• 48°

Devastation on coast, again

An expert yesterday put the oil spill currently contaminating the Gulf of Mexico in terms we can understand.

“This has got all the characteristics of a Category 5 hurricane,” LSU professor Ed Overton, who heads a federal chemical hazard assessment team for oil spills, said this week.

And a month before hurricane season begins, Overton seems to think a big storm would help by dispersing and diluting the worst of the oil.

“A hurricane is Mother Nature’s vacuum cleaner,” Overton said.

Normally it cleans things up. But that’s not a solution with a continuing spill, and a confidential report leaked Friday said this well has a potential to become a major gusher for months.

Just like in the aftermath of Hurricane Katrina, the federal government has been slow to respond to the event that has the potential to wreck tourism and seafood industries along the Gulf Coast and cause major environmental problems. Experts say if the federal government had moved in to help last week, it is possible the problem could have been contained.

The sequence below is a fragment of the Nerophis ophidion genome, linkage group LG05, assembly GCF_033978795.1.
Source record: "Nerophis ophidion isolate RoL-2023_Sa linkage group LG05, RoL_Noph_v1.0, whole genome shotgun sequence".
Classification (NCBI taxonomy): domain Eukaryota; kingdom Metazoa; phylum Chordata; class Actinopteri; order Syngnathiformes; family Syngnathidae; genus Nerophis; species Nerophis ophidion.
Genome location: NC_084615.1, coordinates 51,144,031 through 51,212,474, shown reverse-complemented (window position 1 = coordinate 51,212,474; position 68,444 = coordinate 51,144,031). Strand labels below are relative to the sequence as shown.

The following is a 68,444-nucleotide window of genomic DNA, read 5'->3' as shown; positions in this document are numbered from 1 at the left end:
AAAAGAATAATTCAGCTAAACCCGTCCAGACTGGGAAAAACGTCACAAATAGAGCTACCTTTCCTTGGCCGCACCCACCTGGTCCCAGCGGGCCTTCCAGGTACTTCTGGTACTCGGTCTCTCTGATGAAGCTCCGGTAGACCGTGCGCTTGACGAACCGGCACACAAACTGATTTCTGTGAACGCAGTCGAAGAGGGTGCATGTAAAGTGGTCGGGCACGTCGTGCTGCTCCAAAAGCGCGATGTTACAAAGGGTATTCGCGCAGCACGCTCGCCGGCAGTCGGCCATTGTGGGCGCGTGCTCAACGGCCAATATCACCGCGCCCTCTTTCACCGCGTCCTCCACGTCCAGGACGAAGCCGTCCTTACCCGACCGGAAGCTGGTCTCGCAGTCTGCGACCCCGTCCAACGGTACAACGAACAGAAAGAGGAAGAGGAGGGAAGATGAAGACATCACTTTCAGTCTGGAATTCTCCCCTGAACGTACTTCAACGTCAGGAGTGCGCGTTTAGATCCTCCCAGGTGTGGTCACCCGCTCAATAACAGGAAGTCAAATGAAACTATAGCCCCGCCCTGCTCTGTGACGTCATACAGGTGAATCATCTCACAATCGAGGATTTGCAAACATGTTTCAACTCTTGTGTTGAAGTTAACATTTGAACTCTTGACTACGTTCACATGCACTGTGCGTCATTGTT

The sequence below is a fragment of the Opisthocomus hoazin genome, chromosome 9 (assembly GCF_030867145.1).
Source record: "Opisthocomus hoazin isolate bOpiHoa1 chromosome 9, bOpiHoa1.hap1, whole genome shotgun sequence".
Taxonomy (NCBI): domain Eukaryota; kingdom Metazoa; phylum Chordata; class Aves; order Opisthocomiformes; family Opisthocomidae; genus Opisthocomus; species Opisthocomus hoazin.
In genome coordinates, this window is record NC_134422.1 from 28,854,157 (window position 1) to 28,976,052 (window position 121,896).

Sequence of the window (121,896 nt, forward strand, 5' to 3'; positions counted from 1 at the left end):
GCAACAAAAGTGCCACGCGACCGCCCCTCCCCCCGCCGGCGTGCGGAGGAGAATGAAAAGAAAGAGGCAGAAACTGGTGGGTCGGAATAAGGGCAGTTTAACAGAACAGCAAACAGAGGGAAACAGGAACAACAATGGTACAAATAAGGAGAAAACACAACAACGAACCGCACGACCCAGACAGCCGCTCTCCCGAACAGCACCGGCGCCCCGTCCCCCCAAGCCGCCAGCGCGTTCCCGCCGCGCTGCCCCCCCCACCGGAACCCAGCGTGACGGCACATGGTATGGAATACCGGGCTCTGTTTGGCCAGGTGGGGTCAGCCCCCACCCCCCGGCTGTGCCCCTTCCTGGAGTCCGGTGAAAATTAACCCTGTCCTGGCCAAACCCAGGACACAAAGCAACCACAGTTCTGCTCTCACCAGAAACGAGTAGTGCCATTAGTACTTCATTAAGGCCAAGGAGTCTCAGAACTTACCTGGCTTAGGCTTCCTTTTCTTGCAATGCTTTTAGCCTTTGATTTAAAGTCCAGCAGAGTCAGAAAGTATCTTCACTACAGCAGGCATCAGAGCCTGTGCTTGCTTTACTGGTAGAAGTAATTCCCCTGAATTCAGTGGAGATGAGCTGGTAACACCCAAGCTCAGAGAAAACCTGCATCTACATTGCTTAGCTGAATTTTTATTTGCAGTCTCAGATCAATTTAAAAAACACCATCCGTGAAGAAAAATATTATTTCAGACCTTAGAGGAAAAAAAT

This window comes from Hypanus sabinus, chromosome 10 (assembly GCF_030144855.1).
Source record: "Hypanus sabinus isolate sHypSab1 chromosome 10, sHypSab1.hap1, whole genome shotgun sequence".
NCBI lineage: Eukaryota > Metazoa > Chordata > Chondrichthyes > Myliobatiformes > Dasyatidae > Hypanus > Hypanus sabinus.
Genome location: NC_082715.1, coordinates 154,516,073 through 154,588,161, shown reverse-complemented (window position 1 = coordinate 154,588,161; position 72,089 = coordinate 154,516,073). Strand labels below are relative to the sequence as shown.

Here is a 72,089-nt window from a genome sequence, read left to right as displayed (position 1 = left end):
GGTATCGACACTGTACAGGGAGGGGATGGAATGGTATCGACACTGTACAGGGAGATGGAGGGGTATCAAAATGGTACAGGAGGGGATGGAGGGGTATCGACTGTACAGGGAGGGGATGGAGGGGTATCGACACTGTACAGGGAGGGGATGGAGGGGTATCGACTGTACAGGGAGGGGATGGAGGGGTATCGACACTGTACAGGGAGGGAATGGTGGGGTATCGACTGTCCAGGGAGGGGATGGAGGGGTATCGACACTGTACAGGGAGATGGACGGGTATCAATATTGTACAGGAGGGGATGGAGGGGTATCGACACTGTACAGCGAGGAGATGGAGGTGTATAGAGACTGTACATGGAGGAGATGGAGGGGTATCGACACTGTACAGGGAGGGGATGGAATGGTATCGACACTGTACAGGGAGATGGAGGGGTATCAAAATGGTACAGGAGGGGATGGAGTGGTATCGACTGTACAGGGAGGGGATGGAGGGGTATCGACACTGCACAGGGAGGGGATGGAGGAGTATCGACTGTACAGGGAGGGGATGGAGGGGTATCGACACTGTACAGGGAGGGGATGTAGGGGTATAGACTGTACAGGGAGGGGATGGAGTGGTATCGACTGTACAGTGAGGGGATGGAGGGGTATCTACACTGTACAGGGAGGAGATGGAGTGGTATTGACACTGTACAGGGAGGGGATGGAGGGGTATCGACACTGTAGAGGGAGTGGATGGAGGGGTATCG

At this point, we can only hope that President Obama learned from the mistakes of his predecessor and gives a single capable person command of the response.

Meanwhile, as we anxiously watch the Gulf – just like in hurricane season – there are a few things we can do to help.

The Mobile Press Register reported yesterday that people interested in volunteering in Alabama can call the Alabama Coastal Foundation at 251-990-6002; the Mobile Bay National Estuary Program at 251-431-6409; or Mobile Baykeeper at 251-433-4229.

Farther east, The Pensacola News Journal reported, the Perdido Key Area Chamber of Commerce in Perdido Key is encouraging those would like to volunteer to help with plans in cleaning up of the oil spill in the event it reaches Florida. The group will meet today, Sat., May 1. Volunteers are asked to call the Perdido Key Visitors Center at 492-4660 to add your name to the local volunteer list.